“I said, ‘Oh, there are two of us,'” Bottone said. “And he said, ‘Where?'”
Bottone, who was 34 weeks pregnant at the time, pointed to her belly. Though she said her “baby girl is here,” Bottone said one of the officers she met on June 29 told her it had to be “two bodies outside the body.” While the state criminal code recognizes a fetus as a person, the Texas Transportation Code does not.
“An officer kind of waved me off when I said this is a live child, according to everything going on with the overthrow of Roe v. Wade† “So I don’t know why you don’t see that,” I said,” she explained to the Dallas Morning News, the first to report the story.
Bottone was given a $215 ticket for driving alone in the lane with two or more occupants — a quote she told local media she would be challenging in court this month.
“I will fight it,” Bottone, 32, of Plano, Tex., told The Post.
While the Texas Department of Transportation has not indicated whether it is considering changing the transportation code, Bottone’s case is one that could take the state into “uncharted territory” following the June 24 ruling in Dobbs v. Jackson Women’s Health OrganizationChad Ruback, a Dallas-based professional attorney, told The Washington Post.
“I find her argument creative, but I don’t believe that based on the current version of the Texas Transportation Code, her argument would likely pass an appeals court,” he said. “That said, it’s entirely possible she could find a judge in court who would reward her for her creativity.”
Ruback added, “This is a very unique situation in US case law.”
Representatives from the Dallas County Sheriff’s Department and Texas Department of Transportation did not immediately respond to requests for comment.
The news comes as all corners of the country are dealing with the fallout from the Supreme Court ruling more than two weeks ago. President Biden delivered an emotional speech Friday announcing a series of steps aimed at strengthening abortion rights in response to growing demands from activists for bolder and more forceful action. Biden’s signing of an executive order to improve access to reproductive health care was a move widely welcomed by abortion activists, many saying it would likely do little for women in states where abortion is banned. Recognizing the limits of his executive powers, the president said: dobbs verdict was “the appalling, extreme and, I think, so totally wrong decision of the Supreme Court.”
“What we are witnessing was not a constitutional verdict,” Biden said. “It was an exercise in raw political power.”
Biden Announces Actions Over Abortion Rights in Fiery Speech
Texas is one of 13 states that had “trigger bans” designed to go into effect once roe was brought down, banning abortion within 30 days of the verdict.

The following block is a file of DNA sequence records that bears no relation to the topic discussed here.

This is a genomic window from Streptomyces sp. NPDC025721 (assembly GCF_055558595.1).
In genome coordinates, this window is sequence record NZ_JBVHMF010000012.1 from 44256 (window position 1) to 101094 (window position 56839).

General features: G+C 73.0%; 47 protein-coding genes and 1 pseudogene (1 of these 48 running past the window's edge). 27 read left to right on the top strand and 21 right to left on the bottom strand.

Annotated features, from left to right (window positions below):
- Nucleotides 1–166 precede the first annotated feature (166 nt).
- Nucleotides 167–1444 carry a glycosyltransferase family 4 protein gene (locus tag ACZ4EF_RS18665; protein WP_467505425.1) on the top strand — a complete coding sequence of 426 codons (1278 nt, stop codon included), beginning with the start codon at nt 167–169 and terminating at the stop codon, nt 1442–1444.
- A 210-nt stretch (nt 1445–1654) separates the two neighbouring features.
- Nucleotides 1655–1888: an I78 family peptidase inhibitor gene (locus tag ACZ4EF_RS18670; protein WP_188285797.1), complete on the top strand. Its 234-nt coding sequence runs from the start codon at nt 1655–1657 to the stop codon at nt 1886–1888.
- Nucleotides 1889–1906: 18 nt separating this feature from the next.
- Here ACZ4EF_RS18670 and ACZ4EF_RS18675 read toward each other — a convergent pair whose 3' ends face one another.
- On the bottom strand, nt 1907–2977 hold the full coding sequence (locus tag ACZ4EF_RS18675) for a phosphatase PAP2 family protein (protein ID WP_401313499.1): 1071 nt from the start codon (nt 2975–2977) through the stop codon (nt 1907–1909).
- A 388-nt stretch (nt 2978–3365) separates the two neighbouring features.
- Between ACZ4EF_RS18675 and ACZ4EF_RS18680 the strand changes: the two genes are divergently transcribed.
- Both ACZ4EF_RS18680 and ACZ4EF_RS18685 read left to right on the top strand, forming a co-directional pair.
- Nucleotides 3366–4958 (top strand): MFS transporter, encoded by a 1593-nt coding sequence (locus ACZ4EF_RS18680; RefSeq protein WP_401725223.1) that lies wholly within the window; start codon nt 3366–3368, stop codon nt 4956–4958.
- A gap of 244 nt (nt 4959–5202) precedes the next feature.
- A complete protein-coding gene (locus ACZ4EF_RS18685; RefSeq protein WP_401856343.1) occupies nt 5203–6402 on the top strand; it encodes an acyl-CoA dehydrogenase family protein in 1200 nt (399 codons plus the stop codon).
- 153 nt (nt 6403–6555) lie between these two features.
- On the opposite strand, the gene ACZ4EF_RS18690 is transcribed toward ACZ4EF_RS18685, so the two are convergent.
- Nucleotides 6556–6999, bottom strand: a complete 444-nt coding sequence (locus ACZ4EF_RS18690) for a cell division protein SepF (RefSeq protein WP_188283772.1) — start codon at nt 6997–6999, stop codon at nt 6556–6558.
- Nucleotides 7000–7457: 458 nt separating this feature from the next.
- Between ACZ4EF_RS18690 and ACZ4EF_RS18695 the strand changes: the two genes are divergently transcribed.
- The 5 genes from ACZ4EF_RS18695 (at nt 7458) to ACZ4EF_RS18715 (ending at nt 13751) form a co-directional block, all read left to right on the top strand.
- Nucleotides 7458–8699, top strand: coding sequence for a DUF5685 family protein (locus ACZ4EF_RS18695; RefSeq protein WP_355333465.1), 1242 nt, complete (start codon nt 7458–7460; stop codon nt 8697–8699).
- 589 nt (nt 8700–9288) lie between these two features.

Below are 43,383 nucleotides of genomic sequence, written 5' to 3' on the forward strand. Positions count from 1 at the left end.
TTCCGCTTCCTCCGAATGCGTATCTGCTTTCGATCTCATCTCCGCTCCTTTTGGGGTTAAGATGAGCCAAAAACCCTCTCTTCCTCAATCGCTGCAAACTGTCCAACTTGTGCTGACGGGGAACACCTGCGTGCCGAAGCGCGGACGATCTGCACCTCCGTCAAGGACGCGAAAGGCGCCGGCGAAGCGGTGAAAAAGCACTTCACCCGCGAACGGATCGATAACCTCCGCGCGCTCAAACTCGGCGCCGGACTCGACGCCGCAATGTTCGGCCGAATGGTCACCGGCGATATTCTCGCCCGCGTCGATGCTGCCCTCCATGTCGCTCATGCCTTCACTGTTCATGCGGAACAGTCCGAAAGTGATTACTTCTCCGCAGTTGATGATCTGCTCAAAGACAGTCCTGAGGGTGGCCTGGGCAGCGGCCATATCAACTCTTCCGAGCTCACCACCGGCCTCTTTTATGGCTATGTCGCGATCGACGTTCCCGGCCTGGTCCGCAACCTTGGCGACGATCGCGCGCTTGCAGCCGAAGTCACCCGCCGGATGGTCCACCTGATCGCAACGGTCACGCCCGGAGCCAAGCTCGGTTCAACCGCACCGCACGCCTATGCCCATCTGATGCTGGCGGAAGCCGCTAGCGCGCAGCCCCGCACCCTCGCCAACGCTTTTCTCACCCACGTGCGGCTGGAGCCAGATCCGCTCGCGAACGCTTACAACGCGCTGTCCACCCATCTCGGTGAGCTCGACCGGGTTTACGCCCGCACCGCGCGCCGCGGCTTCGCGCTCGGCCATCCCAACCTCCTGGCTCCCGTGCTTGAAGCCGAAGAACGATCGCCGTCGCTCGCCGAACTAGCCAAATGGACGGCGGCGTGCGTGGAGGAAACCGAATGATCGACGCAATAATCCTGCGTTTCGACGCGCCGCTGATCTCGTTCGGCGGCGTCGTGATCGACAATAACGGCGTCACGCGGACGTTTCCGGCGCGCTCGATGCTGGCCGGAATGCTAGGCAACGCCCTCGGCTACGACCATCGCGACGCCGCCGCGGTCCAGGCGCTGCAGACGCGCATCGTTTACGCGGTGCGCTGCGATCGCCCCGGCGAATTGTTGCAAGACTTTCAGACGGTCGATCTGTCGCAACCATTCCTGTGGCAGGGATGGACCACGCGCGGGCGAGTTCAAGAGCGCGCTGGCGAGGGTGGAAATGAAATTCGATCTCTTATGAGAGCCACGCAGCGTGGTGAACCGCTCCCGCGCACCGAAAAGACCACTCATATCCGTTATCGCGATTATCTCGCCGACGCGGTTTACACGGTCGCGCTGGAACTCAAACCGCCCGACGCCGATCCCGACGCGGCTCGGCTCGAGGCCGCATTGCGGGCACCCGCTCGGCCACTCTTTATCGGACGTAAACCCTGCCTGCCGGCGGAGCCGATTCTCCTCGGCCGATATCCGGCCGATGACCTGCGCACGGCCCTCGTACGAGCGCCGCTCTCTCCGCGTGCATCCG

This Texas teen wanted an abortion. She now has twins.
It’s Texas’s Nearly Age-Old Abortion Ban That Was Declared Unconstitutional In Roe v. Wade, the 1973 Supreme Court ruling that legalized abortion nationwide. After the destruction of the Supreme Court roe on June 24 in a 5-4 decision, Texas Attorney General Ken Paxton (R) advised prosecutors could now uphold the 1925 law, which he described on Twitter as “100% good law.” Abortion rights groups and clinics filed a lawsuit, arguing that it should be interpreted as revoked and unenforceable.
A judge in Harris County, Tex., has issued a temporary injunction last month to allow clinics to offer abortions for at least two weeks without criminal charges. Judge Christine Weems (D) ruled that a pre-roe The ban, enforced by Paxton and the prosecutors, would “inevitably and irreparably curb the provision of abortions in the crucial final weeks when safer abortion care remains available and legal in Texas.”
But the Texas Supreme Court last week granted an “emergency motion for temporary relief” from Weems’ ruling, after Paxton asked for the ban.
Texas Supreme Court blocks order allowing abortions to resume
Five days after the dobbs verdict, Bottone said she was in a rush to pick up her 6-year-old son and decided to drive her GMC Yukon to the HOV track because she “couldn’t be a minute late”.
While trying to claim the fetus was her second passenger, Bottone told The Post that the sheriff’s deputy was not open to debate.
“I thought it was weird and said, ‘With everything that’s going on, especially in Texas, this counts as a baby,'” she said. “He waved me through a little and said, ‘This officer will take care of you.'”
Bottone said that although one of the deputies told her the ticket would likely fall if she fought it, she is angry that the citation was issued in the first place.
“I thought it was a waste of my time. It just rubbed me wrong,” she said. “I don’t think it was right.”
Bottone emphasized that while she believes women should have a choice about what they do with their bodies, “that doesn’t mean I’m pro-choice.” She noted that she also drove the HOV track when she was pregnant with her first child, her 6-year-old son.
Ruback told The Post he doesn’t know whether Texas or other states would consider such a change to their transportation codes.
“It’s entirely possible that Brandy could petition representatives in the legislature to make that change, but I haven’t heard anything about it if it happens,” said Ruback, who is not involved in her case. “My impression is that I think she would be happy if she got out of her traffic fine. But again, these are unusual times we live in, that’s for sure.”
Bottone told The Post that she hoped Texas laws would be consistent about how the measures recognize unborn children.
“The laws don’t speak the same language, and frankly it was all quite confusing,” she said.
She is due to appear in court on July 20, which is just two weeks before her daughter’s due date on August 3.
“It wasn’t because of Roe v. Wade that I jumped into the HOV track,” she said. “I just saw it as me and another person.”
Matt Viser, Caroline Kitchener and Adela Suliman contributed to this report.